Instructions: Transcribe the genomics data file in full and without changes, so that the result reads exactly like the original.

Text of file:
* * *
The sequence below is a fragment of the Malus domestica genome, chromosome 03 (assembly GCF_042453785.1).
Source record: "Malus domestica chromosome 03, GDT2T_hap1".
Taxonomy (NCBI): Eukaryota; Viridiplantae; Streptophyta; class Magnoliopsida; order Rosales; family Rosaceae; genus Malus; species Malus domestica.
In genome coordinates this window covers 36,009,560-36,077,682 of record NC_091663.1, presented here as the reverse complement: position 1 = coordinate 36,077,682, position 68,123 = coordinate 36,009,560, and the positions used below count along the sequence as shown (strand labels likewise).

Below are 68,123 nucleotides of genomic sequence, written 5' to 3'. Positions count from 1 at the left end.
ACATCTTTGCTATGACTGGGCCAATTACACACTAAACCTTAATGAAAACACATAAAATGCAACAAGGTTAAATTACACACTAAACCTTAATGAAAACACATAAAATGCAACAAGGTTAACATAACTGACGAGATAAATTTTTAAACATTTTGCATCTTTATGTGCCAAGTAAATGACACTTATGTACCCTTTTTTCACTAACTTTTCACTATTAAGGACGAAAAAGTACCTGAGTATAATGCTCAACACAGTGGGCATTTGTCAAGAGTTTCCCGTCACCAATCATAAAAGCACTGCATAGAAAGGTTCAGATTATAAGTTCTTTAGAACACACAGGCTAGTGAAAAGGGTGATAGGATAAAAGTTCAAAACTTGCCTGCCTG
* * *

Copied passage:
The sequence below is a fragment of the Malus domestica genome, chromosome 03 (assembly GCF_042453785.1).
Source record: "Malus domestica chromosome 03, GDT2T_hap1".
Taxonomy (NCBI): Eukaryota; Viridiplantae; Streptophyta; class Magnoliopsida; order Rosales; family Rosaceae; genus Malus; species Malus domestica.
In genome coordinates this window covers 36,009,560-36,077,682 of record NC_091663.1, presented here as the reverse complement: position 1 = coordinate 36,077,682, position 68,123 = coordinate 36,009,560, and the positions used below count along the sequence as shown (strand labels likewise).

Below are 68,123 nucleotides of genomic sequence, written 5' to 3'. Positions count from 1 at the left end.
ACATCTTTGCTATGACTGGGCCAATTACACACTAAACCTTAATGAAAACACATAAAATGCAACAAGGTTAAATTACACACTAAACCTTAATGAAAACACATAAAATGCAACAAGGTTAACATAACTGACGAGATAAATTTTTAAACATTTTGCATCTTTATGTGCCAAGTAAATGACACTTATGTACCCTTTTTTCACTAACTTTTCACTATTAAGGACGAAAAAGTACCTGAGTATAATGCTCAACACAGTGGGCATTTGTCAAGAGTTTCCCGTCACCAATCATAAAAGCACTGCATAGAAAGGTTCAGATTATAAGTTCTTTAGAACACACAGGCTAGTGAAAAGGGTGATAGGATAAAAGTTCAAAACTTGCCTGCCTG